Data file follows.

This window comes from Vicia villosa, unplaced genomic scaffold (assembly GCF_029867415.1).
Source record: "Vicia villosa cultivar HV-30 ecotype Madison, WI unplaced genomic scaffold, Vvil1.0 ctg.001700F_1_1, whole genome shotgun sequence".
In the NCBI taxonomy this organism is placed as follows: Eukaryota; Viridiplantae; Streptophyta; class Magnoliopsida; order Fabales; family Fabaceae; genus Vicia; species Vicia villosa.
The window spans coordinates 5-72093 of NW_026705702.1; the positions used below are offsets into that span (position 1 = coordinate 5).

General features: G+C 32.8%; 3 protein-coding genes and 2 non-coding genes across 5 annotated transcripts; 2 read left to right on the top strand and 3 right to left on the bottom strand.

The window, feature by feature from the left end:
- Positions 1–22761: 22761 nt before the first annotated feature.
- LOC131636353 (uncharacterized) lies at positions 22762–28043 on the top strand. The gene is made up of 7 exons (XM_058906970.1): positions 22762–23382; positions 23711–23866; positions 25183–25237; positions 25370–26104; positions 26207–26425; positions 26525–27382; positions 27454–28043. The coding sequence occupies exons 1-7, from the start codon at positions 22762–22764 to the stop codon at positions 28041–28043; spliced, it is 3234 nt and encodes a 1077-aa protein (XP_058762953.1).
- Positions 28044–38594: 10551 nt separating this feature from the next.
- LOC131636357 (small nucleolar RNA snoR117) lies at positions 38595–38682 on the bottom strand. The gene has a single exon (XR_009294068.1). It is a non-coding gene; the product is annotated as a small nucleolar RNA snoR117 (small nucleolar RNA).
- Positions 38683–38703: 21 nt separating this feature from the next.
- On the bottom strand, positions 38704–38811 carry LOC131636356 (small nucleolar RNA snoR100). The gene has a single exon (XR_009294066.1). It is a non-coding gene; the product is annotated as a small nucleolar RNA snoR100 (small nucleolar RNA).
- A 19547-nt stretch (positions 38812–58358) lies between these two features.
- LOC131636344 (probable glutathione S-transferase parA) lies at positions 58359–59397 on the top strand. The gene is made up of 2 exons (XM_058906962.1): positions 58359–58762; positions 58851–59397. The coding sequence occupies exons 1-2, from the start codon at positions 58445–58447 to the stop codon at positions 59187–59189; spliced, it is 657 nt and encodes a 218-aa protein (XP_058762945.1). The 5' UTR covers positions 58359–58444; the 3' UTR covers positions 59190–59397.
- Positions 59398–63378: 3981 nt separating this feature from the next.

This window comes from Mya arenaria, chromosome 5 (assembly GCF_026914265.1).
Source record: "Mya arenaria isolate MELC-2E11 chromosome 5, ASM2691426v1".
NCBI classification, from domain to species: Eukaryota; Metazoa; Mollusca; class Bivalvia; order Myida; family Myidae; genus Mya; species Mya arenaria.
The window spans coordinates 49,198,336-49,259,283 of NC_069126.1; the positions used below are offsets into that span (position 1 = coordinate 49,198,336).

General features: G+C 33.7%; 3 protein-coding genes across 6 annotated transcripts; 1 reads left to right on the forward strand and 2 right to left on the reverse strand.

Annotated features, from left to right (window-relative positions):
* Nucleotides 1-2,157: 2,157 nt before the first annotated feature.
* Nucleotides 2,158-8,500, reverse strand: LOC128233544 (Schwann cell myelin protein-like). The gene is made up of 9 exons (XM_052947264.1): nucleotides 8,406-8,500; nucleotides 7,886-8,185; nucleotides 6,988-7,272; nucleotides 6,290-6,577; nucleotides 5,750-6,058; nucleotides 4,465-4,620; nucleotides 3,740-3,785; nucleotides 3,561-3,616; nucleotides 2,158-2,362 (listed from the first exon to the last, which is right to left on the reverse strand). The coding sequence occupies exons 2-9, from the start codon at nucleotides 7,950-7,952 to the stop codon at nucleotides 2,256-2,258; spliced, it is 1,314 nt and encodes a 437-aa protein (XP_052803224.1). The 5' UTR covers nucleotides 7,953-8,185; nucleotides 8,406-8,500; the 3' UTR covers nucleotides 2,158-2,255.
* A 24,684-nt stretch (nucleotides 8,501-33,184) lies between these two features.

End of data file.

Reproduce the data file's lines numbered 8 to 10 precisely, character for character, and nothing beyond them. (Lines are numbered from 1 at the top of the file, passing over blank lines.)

- LOC131636353 (uncharacterized) lies at positions 22762–28043 on the top strand. The gene is made up of 7 exons (XM_058906970.1): positions 22762–23382; positions 23711–23866; positions 25183–25237; positions 25370–26104; positions 26207–26425; positions 26525–27382; positions 27454–28043. The coding sequence occupies exons 1-7, from the start codon at positions 22762–22764 to the stop codon at positions 28041–28043; spliced, it is 3234 nt and encodes a 1077-aa protein (XP_058762953.1).
- Positions 28044–38594: 10551 nt separating this feature from the next.
- LOC131636357 (small nucleolar RNA snoR117) lies at positions 38595–38682 on the bottom strand. The gene has a single exon (XR_009294068.1). It is a non-coding gene; the product is annotated as a small nucleolar RNA snoR117 (small nucleolar RNA).